Aeromonas glycosylates its flagellum with the sugar pseudaminic acid, this is essential for flagellar filament assembly and motility. This sugar is also found on the flagellin proteins of Campylobacter jejuni and Helicobacter pylori. We are elucidating the flagellar glycosylation process at the molecular level. We are interested in developing sugar analogues to inhibit the glycosylation process that could possibly be used as a novel form of anti-microbial therapy. These projects are in collaboration with Graham Stafford of the Dental School, Simon Jones in Chemistry and the Universities of Barcelona and Tasmania.
Interactions of Burkholderia with eukaryotic cells
In collaboration with Dr M Thomas (Sheffield) we are using genetic means such as IVET and mutagenesis to investigate the mechanism of how Burkholderia interacts with host cells via its type VI secretion system.
- Maf-dependent bacterial flagellin glycosylation occurs before chaperone binding and flagellar T3SS export.. Mol Microbiol, 92(2), 258-272. View this article in WRRO
- Bundle-forming pilus locus of Aeromonas veronii bv. Sobria.. Infect Immun, 80(4), 1351-1360.
- Identification of a putative glycosyltransferase responsible for the transfer of pseudaminic acid onto the polar flagellin of Aeromonas caviae Sch3N. MicrobiologyOpen, 1, 149-160. View this article in WRRO
- Transcriptional Hierarchy of Aeromonas hydrophila Polar-Flagellum Genes. J BACTERIOL, 193(19), 5179-5190.
- Aeromonas spp. clinical microbiology and disease.. J Infect, 62(2), 109-118.
- Modulation of Shigella virulence in response to available oxygen in vivo. NATURE, 465(7296), 355-U113.
- An Aeromonas caviae genomic island is required for both O-antigen lipopolysaccharide biosynthesis and flagellin glycosylation.. J Bacteriol, 191(8), 2851-2863.
- In vivo expression technology identifies a type VI secretion system locus in Burkholderia pseudomallei that is induced upon invasion of macrophages.. Microbiology, 153(Pt 8), 2689-2699.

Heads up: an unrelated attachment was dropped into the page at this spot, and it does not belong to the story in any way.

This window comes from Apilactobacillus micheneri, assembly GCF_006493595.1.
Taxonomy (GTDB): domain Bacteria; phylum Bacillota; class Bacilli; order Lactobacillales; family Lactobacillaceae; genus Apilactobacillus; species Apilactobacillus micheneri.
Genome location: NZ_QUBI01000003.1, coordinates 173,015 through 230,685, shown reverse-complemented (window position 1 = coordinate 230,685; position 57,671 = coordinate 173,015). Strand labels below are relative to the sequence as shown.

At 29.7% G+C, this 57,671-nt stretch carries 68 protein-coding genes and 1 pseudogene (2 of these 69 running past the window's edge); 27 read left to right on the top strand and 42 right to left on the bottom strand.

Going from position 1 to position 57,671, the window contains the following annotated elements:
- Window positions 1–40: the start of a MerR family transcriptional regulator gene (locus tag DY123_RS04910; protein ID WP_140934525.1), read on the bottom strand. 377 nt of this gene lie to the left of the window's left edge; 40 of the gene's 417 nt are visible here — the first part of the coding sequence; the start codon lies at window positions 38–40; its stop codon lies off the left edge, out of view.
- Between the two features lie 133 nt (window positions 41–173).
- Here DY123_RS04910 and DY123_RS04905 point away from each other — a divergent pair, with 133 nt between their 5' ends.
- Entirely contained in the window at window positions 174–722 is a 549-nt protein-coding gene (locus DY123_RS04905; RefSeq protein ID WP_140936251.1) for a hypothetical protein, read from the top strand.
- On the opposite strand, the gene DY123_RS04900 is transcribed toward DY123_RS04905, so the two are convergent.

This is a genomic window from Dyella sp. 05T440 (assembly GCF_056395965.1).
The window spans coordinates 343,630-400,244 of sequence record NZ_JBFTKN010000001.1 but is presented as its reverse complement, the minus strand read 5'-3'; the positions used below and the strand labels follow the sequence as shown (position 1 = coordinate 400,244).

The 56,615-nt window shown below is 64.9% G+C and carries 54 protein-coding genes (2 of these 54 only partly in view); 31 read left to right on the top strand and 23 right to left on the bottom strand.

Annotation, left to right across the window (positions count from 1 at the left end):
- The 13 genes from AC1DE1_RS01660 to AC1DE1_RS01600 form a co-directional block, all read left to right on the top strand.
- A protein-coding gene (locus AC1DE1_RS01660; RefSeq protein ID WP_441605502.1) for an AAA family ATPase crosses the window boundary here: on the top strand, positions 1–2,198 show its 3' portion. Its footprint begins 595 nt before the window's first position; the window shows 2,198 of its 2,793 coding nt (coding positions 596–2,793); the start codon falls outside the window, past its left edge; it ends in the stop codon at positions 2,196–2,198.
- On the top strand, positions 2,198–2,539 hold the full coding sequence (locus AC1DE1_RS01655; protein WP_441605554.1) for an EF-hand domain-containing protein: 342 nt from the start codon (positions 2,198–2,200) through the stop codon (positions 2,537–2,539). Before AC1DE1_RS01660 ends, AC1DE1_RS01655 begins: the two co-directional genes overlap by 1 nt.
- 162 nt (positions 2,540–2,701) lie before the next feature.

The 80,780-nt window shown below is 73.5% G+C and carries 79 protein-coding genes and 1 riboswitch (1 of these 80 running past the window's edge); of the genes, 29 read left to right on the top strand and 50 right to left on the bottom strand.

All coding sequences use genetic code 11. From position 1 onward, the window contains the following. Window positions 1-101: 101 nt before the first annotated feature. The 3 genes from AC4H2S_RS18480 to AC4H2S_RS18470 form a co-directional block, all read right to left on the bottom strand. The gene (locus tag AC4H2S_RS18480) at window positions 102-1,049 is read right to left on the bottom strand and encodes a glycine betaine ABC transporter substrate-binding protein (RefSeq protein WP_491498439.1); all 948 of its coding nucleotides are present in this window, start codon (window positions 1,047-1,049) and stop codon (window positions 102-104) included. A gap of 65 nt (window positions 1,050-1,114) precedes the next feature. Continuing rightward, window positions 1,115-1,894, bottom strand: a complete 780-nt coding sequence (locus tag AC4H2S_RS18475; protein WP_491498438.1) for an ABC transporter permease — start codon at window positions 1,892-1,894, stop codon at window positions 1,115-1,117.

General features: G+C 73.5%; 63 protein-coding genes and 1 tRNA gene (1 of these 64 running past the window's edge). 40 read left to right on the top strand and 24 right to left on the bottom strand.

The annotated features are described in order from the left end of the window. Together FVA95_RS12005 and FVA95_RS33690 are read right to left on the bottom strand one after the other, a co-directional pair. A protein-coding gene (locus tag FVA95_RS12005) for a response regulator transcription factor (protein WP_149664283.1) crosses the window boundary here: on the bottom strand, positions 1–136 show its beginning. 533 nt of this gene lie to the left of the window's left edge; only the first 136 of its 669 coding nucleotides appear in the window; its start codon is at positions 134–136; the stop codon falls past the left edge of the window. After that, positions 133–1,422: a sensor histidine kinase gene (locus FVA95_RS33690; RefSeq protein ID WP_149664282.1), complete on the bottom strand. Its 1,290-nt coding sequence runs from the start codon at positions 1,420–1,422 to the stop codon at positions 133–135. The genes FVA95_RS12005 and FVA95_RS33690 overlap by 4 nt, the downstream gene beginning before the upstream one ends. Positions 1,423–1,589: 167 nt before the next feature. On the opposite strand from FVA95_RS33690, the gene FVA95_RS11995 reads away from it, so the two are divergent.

- Genome sequence of Aeromonas hydrophila ATCC 7966(T): Jack of all trades. J BACTERIOL, 188(23), 8272-8282.
- Available carbon source influences the resistance of Neisseria meningitidis against complement. J EXP MED, 201(10), 1637-1645. View this article in WRRO
- Aeromonas flagella (polar and lateral) are enterocyte adhesins that contribute to biofilm formation on surfaces. INFECT IMMUN, 72(4), 1939-1945.
- Lateral flagella of Aeromonas species are essential for epithelial cell adherence and biofilm formation. MOL MICROBIOL, 43(2), 383-397.
- Motility and the polar flagellum are required for Aeromonas caviae adherence to HEp-2 cells.. Infect Immun, 69(7), 4257-4267.
- An NMR and enzyme study of the carbon metabolism of Neisseria meningitidis.. Microbiology, 147(Pt 6), 1473-1482.
- Teaching interests
I am heavily involved in the M.Sc. in Molecular Medicine, M.Sc. Genomic Medicine, and I also teach on the Medicine, Dental, M.Sc Antimicrobial resistance and Orthoptics courses.
- Professional activities
I was previously on the Prokaryotic Division of the Microbiology Society (UK) and on the editorial board of the journal Microbiology for eight years.
I am currently an associate editor for MicrobiologyOpen, Frontiers in Microbiology, Frontiers in Cellular and Infection Microbiology and the journal Virulence.